BM: The local municipalities need to update their cultural policies. The first change should regard the freedom of speech issue. Because the artists represent the problems in a society with a new vision and the society should know about it. An artwork with sexual or political context should be displayed in public institutions. So the first important thing is that the censorship is lifted. Secondly, the state and the local municipalities should invest in creative energies, not in activities. You know how it is; we tend to invest in ephemeral activities, not in people.
We should encourage people to be artists and fund them to go abroad to have an international view. Thirdly, both the state and local municipalities should employ art professionals, not just staff. We have to open up positions and opportunities to the new graduates of art management schools of private universities. Finally, the private sector should also transform to apply these three changes; the freedom of speech, working with professionals and investing in people. As you know our private sector funds art to establish themselves as a trade mark or to gain prestige in the business world as well as to conceal their destructive capitalist activities—they don't care about art genuinely.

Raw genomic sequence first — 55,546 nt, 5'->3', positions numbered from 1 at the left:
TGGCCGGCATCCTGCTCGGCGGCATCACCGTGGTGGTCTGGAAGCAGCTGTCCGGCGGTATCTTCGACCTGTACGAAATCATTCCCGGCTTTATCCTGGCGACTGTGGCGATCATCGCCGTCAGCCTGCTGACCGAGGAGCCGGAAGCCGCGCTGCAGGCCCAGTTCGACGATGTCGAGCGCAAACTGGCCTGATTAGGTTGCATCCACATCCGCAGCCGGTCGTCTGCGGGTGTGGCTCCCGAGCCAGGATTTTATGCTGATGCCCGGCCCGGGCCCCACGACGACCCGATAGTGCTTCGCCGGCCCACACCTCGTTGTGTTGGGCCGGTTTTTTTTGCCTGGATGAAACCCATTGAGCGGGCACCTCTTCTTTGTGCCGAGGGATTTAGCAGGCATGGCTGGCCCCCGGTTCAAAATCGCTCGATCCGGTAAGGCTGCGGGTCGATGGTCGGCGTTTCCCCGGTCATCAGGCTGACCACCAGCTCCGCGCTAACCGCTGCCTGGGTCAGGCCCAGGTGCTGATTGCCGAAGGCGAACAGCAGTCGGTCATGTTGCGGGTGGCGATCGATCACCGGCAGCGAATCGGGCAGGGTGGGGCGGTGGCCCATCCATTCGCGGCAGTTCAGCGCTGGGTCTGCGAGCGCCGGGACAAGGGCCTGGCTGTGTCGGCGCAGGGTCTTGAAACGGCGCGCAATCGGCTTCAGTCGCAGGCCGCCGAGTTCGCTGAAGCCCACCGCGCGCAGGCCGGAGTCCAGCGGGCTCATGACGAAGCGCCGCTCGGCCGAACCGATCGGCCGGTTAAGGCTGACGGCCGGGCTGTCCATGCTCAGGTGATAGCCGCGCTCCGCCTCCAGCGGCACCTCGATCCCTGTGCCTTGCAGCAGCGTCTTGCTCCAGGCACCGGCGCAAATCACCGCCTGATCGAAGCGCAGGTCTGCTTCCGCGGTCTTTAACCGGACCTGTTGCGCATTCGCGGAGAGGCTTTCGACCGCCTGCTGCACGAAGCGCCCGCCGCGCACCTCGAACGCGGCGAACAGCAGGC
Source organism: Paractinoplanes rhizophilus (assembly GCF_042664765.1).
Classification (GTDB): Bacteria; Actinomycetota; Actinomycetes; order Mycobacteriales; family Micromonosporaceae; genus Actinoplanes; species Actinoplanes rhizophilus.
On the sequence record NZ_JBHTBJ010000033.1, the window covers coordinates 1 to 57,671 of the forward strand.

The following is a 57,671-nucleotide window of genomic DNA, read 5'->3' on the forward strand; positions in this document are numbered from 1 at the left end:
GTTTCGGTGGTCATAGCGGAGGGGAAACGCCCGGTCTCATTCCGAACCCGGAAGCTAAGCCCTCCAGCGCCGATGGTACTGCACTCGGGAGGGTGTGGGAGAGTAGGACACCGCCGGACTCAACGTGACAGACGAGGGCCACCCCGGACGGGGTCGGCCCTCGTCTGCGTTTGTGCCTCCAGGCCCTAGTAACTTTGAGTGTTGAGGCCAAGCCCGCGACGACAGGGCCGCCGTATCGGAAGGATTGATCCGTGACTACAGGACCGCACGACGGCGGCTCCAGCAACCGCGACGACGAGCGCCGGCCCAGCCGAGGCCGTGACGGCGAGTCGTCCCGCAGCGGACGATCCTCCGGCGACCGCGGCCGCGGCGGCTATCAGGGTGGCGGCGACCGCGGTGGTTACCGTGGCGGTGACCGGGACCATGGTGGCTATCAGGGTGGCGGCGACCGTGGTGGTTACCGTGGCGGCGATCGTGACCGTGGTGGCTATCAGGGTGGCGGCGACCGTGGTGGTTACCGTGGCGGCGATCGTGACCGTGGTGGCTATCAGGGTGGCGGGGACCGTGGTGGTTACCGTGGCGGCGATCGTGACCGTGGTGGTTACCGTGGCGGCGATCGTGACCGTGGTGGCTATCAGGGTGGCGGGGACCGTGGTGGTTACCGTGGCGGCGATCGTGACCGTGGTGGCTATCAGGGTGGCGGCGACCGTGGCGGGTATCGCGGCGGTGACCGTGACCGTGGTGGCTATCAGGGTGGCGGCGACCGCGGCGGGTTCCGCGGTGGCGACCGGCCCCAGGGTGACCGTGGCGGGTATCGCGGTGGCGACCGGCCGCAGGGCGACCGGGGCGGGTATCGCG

In your book Art Every Two Years,you emphasize that the Istanbul Biennial was founded to change the faith of Turkish contemporary art by "intervening" to the stagnant climate in the art market. Wasn't it an obvious goal for the foundation of IKSV to establish Turkish art as an exotic, untouched market? Afterall, it is an institution founded by philantropists and businessmen that has always kept its elitist structure and eventually became a part of the public relations department of the corporates. It is very disturbing that this institution developed a monopoly over the Turkish contemporary art. Didn't this institution aim to be the monopoly in the Turkish art scene since the day it was founded or was it an uncalculated development?